Looking back through my photos today I was reminded that I spent a lot of time watching the insect activity around a topiary Holly bush that I have been training for many years. I didn't take as many photos as I had thought but I do remember stopping regularly on my way to the studio, attracted by the buzzing noises.
Back in May, close investigation revealed an infestation of Blackfly and various insects were converging to feed on the sweet sugar excretions as well as the aphids.
Bumblebees were clearly interested in the sticky "honeydew" flavourings:
Ladybirds are well known predators of aphids. As well as munching through large numbers as adults, their larvae are even better at clearing the infestations. A slightly wobbly film, but you get the gist:
New to me was this Beetle, but is it a Malachius bipustulatus or a Cordylepherus viridis ... or maybe I'm completely off track!
The sticky dewy excretions also attracted a number of BlueBottle flies (presumably Calliphora vomitoria).
I believe the third photo shows a wasp (it's a huge family and I am not even close to learning many of them) and I remember seeing a number of hoverflies joining the fray but I don't appear to have taken any photos - perhaps they were too quick!
It wasn't long before the larvae/pupae appeared, but again I can't find many decent enough photos to share here, although the 2nd image shows evidence that the ants have turned up:
Blackfly are aphids which feed by sucking the sap from plants, often specialising in particular hosts.
Not all aphids are considered pests, but some cause a lot of damage by introducing diseases to the host plant or simply distorting plant growth through the sheer numbers. Their secretions can cause a sooty mold, which reduces the photosynthesis capabilities of the host plant. The numbers build up quickly as, during the summer, they give birth to live (self fertile and pregnant) young.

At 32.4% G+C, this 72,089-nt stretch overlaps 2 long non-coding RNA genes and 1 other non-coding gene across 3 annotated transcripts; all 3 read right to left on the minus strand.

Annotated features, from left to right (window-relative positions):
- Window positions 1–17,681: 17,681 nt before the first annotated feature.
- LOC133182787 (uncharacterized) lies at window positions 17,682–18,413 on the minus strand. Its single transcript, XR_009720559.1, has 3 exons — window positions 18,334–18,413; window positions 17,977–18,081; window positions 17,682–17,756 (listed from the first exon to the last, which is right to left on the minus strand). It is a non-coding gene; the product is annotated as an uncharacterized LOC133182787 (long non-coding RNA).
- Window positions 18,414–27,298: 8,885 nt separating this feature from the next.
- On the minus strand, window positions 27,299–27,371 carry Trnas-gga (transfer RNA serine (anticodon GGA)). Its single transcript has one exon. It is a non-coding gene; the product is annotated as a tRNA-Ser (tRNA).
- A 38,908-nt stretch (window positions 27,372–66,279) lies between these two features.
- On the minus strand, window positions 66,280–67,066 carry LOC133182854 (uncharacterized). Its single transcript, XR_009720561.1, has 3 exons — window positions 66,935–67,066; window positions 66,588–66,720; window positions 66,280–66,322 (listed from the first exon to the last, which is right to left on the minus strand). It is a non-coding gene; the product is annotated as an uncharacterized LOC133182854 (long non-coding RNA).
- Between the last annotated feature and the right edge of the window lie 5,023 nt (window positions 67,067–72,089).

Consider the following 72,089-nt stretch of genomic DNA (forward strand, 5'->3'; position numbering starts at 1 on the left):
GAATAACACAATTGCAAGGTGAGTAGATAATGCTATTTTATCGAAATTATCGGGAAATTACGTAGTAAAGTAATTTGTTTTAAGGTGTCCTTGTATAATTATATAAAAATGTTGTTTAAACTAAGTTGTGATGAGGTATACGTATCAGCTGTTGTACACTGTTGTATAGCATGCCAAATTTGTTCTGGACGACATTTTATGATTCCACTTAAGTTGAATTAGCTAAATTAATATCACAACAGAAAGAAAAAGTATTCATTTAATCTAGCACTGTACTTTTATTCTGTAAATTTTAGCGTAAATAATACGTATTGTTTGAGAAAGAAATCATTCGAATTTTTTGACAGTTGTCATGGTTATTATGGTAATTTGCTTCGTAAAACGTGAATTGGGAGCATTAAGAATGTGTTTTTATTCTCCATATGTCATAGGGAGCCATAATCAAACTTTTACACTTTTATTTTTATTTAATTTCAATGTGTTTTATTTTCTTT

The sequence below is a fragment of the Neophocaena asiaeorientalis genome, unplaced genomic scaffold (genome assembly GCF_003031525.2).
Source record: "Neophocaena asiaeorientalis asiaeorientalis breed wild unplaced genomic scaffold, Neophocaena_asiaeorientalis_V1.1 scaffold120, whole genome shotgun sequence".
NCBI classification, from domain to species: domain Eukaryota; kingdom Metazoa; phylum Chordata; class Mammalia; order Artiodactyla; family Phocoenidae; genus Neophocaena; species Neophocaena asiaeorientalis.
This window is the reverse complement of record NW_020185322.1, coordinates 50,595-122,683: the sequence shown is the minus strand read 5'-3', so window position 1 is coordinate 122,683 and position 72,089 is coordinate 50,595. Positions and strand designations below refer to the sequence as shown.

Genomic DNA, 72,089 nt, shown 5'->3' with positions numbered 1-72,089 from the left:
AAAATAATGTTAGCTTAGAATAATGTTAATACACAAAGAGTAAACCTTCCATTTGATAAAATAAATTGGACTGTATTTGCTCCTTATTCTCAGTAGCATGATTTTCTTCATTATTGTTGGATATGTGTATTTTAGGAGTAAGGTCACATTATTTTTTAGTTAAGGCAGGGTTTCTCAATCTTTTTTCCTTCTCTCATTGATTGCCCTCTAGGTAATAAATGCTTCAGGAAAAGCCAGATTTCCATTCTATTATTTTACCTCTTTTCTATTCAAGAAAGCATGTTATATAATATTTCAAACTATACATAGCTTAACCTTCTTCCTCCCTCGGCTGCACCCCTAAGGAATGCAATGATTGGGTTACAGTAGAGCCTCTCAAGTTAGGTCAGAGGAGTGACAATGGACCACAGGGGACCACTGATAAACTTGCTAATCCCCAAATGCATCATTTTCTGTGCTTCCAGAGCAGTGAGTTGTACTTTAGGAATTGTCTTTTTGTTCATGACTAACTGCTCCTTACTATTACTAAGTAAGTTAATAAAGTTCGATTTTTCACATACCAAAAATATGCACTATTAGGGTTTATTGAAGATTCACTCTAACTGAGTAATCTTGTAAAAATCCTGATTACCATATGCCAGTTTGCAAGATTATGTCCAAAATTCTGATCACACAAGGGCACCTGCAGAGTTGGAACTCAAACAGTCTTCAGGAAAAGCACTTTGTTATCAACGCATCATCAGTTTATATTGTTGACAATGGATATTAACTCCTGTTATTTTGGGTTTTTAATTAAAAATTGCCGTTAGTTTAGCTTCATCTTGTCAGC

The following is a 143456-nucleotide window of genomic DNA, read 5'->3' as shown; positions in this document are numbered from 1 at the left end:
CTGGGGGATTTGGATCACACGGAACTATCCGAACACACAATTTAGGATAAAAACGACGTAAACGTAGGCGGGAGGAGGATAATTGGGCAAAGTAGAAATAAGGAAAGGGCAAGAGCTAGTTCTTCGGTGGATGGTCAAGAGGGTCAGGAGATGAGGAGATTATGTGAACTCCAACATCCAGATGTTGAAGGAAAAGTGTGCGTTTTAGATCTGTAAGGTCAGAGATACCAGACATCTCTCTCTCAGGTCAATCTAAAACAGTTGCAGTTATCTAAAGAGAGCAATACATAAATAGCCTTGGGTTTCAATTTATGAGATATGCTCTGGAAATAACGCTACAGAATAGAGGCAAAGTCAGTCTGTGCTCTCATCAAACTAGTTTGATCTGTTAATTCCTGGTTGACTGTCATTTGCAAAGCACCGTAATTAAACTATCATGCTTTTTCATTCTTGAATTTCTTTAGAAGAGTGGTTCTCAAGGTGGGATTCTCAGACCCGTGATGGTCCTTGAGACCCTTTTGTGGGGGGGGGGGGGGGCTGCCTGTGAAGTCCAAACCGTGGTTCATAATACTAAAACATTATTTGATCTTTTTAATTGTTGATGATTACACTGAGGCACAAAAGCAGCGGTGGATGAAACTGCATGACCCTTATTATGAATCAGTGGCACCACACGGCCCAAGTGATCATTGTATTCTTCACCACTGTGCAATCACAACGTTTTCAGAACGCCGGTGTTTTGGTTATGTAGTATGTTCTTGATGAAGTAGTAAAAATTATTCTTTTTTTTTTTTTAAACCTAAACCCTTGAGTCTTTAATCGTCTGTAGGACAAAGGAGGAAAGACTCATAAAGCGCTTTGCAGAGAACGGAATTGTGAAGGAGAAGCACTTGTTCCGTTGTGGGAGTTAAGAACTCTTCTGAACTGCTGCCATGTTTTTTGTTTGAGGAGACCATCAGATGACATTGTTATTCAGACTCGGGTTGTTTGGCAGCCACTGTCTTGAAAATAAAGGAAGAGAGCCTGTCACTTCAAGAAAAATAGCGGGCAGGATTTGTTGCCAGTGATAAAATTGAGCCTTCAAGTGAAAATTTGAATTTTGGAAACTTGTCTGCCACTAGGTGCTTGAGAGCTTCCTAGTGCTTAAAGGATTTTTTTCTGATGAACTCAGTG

I discovered that they probably overwinter as eggs on a nearby Spindleberry (Euonymus europaeus) or Philadelphus (or maybe the Viburnum in the front garden) and can also overwinter as adults tucked away on the host plants. The timing of this host transition from food source to hibernation appears to be governed partly by the freshness of leaf.
As is often the case with "pests" the Blackfly has fascinating adaptations throughout the lifecycle: laying eggs for overwintering in the Autumn but giving birth to live young in spring/summer. Sometimes they develop wings when the host plant is overcrowded, enabling them to use air currents to drift to another plant, but otherwise this seems a waste of energy. Males seem to be connected to the egg laying process as they have no role in the spring/summer generations.
On the bright side the flies and eggs are a wonderful food source for birds, lacewing, hoverfly larvae and ladybirds, and their honeydew secretions benefit other insects, such as ants (who attempt to protect the fly from other predators in a process often referred to as "farming"). Tiny parasitic wasps are known to lay eggs inside live aphids, the wasp larvae eating them from the fly from the inside as it develops!
If I had known then what I know now
I would have started this diary years ago
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